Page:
This piece of content is sponsored by University of London
Accelerated technological progress and a lack of understanding of the importance of effective supply chain management outside the field have created a skills gap for the industry. Dr Jörg Ries, programme director of the University of London’s online MSc in Supply Chain Management and Global Logistics, looks at the issues and how to address them.
One of the most prominent factors affecting the skills gap has been the acceleration in technological changes, which has transformed industry in recent years. Disruptive technologies such as the Internet of Things, artificial intelligence or blockchain are likely to alter supply chains in coming years.
“Supply chain management has traditionally been linked very closely to managing technology in manufacturing, transportation and information systems,” says Dr Ries. “Therefore, it is not a surprise that emerging technologies are likely to transform supply chains fundamentally.”
Due to the continuous development of these technologies, traditional supply chain knowledge will not be sufficient for the future. That is not to say traditional knowledge and skills will be obsolete, as a sound expertise in the field is always required. But it will also be important to understand how new business models and technologies will affect the way of creating and delivering products and services most effectively and to manage the required process and technology innovations.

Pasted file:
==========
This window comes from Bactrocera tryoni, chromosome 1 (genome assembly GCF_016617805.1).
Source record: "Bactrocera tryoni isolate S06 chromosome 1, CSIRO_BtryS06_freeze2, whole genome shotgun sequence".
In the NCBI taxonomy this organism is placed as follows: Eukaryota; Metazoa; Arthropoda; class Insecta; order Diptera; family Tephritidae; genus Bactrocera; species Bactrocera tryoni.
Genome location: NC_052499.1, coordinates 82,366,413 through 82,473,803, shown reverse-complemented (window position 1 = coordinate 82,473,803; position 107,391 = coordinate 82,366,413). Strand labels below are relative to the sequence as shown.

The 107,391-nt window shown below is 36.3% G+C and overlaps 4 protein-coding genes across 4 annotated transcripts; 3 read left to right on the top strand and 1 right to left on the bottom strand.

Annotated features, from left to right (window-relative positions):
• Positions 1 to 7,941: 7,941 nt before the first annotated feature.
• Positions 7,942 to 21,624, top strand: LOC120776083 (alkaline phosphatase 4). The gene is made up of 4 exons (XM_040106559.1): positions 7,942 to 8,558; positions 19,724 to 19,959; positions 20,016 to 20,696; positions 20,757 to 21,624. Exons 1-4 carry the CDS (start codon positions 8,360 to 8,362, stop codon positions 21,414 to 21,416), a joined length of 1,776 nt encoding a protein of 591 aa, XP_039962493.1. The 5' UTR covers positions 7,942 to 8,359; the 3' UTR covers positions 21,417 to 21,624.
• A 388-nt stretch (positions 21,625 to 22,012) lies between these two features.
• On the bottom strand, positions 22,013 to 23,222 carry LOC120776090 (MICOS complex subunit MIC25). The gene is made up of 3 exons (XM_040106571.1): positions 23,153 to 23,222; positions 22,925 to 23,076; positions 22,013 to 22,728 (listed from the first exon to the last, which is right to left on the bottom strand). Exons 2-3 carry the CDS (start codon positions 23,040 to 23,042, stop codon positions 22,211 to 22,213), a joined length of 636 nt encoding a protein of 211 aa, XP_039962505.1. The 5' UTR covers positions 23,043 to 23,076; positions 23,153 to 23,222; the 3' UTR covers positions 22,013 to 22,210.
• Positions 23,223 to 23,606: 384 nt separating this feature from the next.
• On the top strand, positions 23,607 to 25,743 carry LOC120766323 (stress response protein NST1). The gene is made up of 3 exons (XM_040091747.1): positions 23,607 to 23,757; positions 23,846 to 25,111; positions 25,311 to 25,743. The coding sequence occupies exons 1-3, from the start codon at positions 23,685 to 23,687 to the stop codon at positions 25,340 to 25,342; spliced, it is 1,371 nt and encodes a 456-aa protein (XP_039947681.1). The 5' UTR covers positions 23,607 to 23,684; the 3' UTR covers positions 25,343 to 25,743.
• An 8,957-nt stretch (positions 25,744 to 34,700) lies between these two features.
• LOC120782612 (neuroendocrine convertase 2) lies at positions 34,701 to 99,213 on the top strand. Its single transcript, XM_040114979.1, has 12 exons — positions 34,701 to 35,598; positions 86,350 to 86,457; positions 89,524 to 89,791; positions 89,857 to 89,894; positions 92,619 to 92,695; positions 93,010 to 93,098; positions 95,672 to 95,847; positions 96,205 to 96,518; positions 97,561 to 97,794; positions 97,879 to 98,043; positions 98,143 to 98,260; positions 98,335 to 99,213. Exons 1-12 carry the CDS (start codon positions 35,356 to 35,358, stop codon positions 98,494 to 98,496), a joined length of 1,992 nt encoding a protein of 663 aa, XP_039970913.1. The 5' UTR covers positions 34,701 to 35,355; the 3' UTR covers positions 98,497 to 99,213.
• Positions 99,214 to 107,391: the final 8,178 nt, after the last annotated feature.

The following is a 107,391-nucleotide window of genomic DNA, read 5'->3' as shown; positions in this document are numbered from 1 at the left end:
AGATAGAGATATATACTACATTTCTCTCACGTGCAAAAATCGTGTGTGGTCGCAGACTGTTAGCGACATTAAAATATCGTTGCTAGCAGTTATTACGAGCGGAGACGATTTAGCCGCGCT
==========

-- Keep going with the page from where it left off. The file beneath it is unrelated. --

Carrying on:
Dr Ries suggests that another factor contributing to the skills gap is a general lack of understanding of what supply chain management as a discipline involves. Rather than seeing it as a concept of intra- and inter-organisational integration and coordination to gain and sustain competitive advantage, those outside the field tend to associate it with low-level activities, which leads to a neglect of important strategic issues.
In order to address the skills gap, Dr Ries says that business schools and universities need to actively tackle these issues by providing the most up to date, relevant subject knowledge and the skill sets required for successfully managing supply chains in a complex, increasingly uncertain and technology-driven environment. It’s important to provide students with an understanding of real industry problems by using case studies, business simulations and industry speakers that help to unlock strategic potential in the future.
London University Supply Chain Management and Global Logistics